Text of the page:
3D Cellular Automata [WGPU/Rust]
3d Cellular Automata using WGPU in Rust running on the web.
Note: if the performance of the simulation is very bad (<5 FPS) you are likely not using hardware acceleration. I highly recommend enabling it to fully use the simulation or downloading it and running it natively.
- Orbit camera : WASD or arrow keys
- Zoom in/out : Q/E
- Reset camera : space
- Pause, resetting the cells, and toggling the cross section are available at the bottom of the bar on the right
- Color setting changes take affect immediately, but changes to the simulation rule requires them to be applied
What are cellular automata?
Cellular automata are discrete, abstract computational systems that have proved useful both as general models of complexity and as more specific representations of non-linear dynamics in a variety of scientific fields. Firstly, cellular automata are (typically) spatially and temporally discrete: they are composed of a finite or denumerable set of homogeneous, simple units, the atoms or cells. At each time unit, the cells instantiate one of a finite set of states. They evolve in parallel at discrete time steps, following state update functions or dynamical transition rules: the update of a cell state obtains by taking into account the states of cells in its local neighborhood (there are, therefore, no actions at a distance). Secondly, cellular automata are abstract: they can be specified in purely mathematical terms and physical structures can implement them. Thirdly, cellular automata are computational systems: they can compute functions and solve algorithmic problems. Despite functioning in a different way from traditional, Turing machine-like devices, cellular automata with suitable rules can emulate a universal Turing machine, and therefore compute, given Turing’s thesis, anything computable.
— Stanford Encyclopedia of Philosophy
What does the rule mean?
There are 4 rules: survival, spawn, state, and neighborhoods. A cell can be in one of 3 states: alive, dying, or dead.
- A list or single integer
- Example: [X, Y, ...]
- If a cell is alive, it will remain alive if it has X, Y, or ... neighbors (only applies to alive cells)
- If it does not have X, Y, or ... neighbors, it will begin dying
- A list or single integer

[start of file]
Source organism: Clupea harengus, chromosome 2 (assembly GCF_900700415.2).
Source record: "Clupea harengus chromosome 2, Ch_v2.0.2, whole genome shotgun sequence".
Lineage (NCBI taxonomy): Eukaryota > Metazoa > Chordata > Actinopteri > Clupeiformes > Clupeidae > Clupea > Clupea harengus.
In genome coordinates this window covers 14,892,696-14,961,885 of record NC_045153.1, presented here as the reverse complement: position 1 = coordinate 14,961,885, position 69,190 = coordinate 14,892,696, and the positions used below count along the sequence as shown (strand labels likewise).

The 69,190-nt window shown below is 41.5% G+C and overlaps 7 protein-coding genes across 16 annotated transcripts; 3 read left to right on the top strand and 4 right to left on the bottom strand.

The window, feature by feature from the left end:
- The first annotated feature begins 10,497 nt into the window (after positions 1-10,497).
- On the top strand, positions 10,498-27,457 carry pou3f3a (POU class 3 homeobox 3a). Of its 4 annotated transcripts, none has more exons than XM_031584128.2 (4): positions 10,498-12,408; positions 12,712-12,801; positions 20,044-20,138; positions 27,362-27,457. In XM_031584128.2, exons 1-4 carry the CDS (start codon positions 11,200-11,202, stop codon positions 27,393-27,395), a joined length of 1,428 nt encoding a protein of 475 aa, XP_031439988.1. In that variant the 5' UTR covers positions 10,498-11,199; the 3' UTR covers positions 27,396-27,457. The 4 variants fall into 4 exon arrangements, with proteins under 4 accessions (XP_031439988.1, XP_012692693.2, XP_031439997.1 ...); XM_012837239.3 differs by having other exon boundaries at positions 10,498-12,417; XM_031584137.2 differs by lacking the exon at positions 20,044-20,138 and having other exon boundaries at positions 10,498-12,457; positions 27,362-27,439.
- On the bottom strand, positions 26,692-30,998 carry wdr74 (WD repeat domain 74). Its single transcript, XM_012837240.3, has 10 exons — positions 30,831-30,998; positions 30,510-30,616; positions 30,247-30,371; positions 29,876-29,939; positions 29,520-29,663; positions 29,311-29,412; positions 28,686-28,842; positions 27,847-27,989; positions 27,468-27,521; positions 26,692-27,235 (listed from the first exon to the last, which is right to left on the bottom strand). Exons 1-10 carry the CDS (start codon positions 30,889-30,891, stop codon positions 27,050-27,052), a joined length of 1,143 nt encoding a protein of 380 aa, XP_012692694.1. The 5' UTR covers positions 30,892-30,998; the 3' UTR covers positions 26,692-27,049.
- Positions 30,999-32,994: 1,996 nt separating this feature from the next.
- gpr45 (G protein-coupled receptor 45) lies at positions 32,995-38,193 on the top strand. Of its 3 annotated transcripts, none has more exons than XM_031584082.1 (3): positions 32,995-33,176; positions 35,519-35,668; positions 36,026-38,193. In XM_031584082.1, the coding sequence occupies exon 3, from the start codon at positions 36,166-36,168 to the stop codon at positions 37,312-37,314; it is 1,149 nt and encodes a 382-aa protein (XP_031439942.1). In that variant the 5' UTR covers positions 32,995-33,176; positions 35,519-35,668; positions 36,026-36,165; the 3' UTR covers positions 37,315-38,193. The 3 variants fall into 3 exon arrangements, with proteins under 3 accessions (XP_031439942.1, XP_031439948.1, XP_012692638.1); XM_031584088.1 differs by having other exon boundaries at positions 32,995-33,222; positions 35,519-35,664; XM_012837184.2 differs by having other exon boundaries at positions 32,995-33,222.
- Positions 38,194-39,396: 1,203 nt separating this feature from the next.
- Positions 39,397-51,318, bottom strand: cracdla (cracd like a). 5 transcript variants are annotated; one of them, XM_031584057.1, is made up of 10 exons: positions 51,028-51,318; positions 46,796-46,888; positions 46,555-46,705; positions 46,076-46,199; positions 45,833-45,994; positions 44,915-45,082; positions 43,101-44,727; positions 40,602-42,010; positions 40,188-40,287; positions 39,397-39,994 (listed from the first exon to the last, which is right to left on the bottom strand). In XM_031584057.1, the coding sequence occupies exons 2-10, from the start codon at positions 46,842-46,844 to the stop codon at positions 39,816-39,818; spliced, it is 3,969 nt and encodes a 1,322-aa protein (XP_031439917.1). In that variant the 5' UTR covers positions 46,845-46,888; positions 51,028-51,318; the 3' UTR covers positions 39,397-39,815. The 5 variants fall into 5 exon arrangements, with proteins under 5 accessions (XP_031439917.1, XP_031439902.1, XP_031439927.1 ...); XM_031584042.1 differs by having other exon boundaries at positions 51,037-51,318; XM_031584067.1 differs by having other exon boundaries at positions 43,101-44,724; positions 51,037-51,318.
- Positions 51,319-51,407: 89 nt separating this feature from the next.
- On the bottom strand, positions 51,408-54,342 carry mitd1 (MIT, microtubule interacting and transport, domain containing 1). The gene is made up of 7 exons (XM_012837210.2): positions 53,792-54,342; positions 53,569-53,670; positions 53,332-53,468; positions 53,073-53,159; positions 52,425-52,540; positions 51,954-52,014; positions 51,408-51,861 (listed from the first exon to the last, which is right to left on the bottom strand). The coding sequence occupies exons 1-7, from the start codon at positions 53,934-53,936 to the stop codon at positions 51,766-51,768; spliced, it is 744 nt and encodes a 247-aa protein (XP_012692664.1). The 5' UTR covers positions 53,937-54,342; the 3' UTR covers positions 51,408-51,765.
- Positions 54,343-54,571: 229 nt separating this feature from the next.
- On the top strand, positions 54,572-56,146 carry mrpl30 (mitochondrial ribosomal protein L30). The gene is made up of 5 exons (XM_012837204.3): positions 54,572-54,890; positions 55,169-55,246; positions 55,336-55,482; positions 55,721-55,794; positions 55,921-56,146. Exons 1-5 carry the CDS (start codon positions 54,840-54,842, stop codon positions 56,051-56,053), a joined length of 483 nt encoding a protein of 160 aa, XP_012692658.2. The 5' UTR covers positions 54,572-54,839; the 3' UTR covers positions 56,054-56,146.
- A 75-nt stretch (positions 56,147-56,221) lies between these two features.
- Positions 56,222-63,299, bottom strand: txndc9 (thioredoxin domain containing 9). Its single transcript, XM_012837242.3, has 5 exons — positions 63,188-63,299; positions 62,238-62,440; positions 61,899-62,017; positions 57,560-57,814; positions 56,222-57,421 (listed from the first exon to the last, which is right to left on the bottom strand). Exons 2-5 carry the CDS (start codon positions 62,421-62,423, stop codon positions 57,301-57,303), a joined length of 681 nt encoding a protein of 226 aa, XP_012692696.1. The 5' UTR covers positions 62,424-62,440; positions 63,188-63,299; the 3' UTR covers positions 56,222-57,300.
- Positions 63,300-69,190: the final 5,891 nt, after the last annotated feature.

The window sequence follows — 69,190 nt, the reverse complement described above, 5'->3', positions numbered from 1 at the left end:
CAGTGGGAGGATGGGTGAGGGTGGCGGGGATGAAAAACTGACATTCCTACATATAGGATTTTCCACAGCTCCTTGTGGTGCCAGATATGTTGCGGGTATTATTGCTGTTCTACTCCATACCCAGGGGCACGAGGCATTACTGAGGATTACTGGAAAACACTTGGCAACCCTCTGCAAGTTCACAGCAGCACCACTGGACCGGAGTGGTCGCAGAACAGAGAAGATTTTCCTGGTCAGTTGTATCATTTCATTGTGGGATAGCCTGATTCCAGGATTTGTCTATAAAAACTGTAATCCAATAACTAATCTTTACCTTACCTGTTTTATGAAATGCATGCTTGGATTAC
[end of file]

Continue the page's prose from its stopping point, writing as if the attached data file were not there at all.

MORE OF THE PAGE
- Example: [X, Y, ...]
- Can have any amount of overlap with survival
- If a cell is dead, it will come alive if it has X, Y, or ... neighbors (only applies to dead cells)
- Must be a single integer
- Example: X
- Once a cell begins dying, it has X simulation/update ticks to live before disappearing
- Both survival and spawn rules will no longer affect the cell while it decays (only applies to dying cells)
- "Moore" or "Von Neumann"
- How neighbors are counted (applies to all cells)
- Neighbors are any cells where 1 away, including diagonals
- Think like a Rubik's cube where the current cell is the middle, all the outside/colored cubes are the neighbors
- 3^3 - 1 = 26 possible neighbors
- "Von Neumann":
- Neighbors are only cells where the faces touch
- 6 possible neighbors
Other setting options
- The cells on the edges of the simulation would have less neighbors
- If wrap neighborhood is enabled, those cells on the edges would also sample the cells on the opposite edge
- Now every cell as the exact same number of neighbors
- Allows certain moving shapes to move off the one side and continue moving from the other
- But it is a move expensive calculation, so on larger cell bounds the simulation will run a couple FPS slower
- There are (cell bounds)^3 total cells
- A higher cell bounds leads to a more complex simulation that is less like to become static, but the simulation runs faster on lower cell bounds
- Change the wrap neighborhood option to change how cells on the edge of the simulation behave
Dual Color Dying
- One color option: "Alive Color"
- Alive cells: "Alive Color"
- Dying cells: scales from white to black based on how close the cell is to dead
- Easiest to see the state/difference between alive and dead cells at the cost of your eyes
- One color option: "Start Color"
- Scales from "Start Color" to black based on how close the cell is to dead
- Alive cells: "Start Color"
- Basically dead cells: almost black
- Two color options: "Start Color" and "End Color"
- Displays the cell's state as a scale from color from "Start Color" to "End Color"
- If the cell is "Start Color," it is fully alive
- Anything else: the cell is dying
- Closer to "Start Color" : more time to live
- Closer to "End Color" : closer to dead
- No color option
- Maps the cell's position (X, Y, Z) to a color
- X * k = red intensity, Y * k = green, Z * k = blue
- This draw mode makes it easier to see each cell's position because its color is directly related to its position
- At the cost of not displaying the cell's state
- One color option: "Max Distance Color"
- A scale of how far each cell is from the center of the simulation from black to "Max Distance Color"
- Like RGB, it is easy to see the positions of the cells at the cost of not displaying the cell's state
- It is likely easier on the eyes than RGB, but there are cells that have the same color
Per vertex lighting
- It is normally hard to tell the cells apart
- Unless you are using RGB draw mode, there are many cells with the same color
- Per vertex lighting add a slight darkening to the corners of the vertices of the cells
- Gives them a slight outline making it a lot easier to tell the cells apart
- But it can ruin the clean/smooth look (especially the RGB draw mode)
For more information about cellular automata, I recommend reading these:
|Platforms||Windows, macOS, Linux, Android, HTML5|
|Tags||3D, automata, Automation, cellular, rust, wgpu|
|Code license||MIT License|
|Average session||A few minutes|
|Inputs||Keyboard, Mouse, Touchscreen, Smartphone|
|Accessibility||Color-blind friendly, High-contrast, One button, Textless|
|Links||Source code, YouTube|
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